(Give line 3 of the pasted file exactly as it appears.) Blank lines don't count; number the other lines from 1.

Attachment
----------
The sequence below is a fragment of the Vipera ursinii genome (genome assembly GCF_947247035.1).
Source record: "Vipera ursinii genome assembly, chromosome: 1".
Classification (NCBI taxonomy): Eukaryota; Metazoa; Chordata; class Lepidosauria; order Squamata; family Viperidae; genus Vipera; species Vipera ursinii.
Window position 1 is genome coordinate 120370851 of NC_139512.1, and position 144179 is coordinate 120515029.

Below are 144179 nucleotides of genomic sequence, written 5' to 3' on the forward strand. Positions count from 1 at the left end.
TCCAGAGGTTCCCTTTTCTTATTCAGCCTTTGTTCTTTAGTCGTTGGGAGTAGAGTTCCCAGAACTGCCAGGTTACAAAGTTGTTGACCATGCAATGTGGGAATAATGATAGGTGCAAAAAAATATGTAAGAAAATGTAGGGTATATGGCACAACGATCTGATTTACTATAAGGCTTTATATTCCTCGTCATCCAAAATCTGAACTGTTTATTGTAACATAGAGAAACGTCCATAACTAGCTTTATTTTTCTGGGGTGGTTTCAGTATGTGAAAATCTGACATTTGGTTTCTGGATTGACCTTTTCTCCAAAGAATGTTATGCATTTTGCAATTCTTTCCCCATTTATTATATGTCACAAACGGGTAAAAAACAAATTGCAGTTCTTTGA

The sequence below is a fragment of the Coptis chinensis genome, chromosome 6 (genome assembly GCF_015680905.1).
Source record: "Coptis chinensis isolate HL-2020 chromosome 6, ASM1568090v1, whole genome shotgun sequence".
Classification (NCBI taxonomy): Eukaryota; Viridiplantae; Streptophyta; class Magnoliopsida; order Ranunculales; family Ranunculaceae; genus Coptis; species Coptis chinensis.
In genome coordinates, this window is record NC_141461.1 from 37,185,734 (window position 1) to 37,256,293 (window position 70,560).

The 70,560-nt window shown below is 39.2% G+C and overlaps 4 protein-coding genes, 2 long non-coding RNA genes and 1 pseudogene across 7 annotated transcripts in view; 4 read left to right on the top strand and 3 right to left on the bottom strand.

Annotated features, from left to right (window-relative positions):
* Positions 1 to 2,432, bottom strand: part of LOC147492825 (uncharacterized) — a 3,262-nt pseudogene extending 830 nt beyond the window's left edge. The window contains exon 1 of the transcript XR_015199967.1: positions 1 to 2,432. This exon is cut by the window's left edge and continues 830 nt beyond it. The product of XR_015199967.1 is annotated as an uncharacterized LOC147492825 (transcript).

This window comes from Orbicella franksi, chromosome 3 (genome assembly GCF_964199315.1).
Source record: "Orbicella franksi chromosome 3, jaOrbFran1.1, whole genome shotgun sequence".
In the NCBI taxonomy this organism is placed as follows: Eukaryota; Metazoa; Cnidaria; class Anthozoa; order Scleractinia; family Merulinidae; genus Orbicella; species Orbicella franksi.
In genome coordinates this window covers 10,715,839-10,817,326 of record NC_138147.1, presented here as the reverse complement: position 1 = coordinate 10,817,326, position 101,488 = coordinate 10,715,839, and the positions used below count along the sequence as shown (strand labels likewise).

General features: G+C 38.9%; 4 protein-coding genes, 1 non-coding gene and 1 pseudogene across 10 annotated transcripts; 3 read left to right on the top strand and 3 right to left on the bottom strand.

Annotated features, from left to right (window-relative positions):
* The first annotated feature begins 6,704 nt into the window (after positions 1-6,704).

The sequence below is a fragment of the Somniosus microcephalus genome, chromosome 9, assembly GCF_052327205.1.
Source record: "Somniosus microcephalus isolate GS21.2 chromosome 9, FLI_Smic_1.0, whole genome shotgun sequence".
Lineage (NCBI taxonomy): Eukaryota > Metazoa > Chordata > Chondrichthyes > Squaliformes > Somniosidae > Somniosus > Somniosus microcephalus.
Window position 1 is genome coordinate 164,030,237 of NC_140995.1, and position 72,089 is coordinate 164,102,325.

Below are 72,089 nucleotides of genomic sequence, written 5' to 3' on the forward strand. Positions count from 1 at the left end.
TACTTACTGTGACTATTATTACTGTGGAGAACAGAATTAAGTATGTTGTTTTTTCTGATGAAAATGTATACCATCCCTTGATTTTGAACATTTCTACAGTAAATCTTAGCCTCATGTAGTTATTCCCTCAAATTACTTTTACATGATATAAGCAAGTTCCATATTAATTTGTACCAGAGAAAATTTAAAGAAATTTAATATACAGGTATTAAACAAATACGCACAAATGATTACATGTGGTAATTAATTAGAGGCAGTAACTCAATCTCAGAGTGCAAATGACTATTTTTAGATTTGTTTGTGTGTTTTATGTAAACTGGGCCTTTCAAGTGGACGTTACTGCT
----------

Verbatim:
Classification (NCBI taxonomy): Eukaryota; Metazoa; Chordata; class Lepidosauria; order Squamata; family Viperidae; genus Vipera; species Vipera ursinii.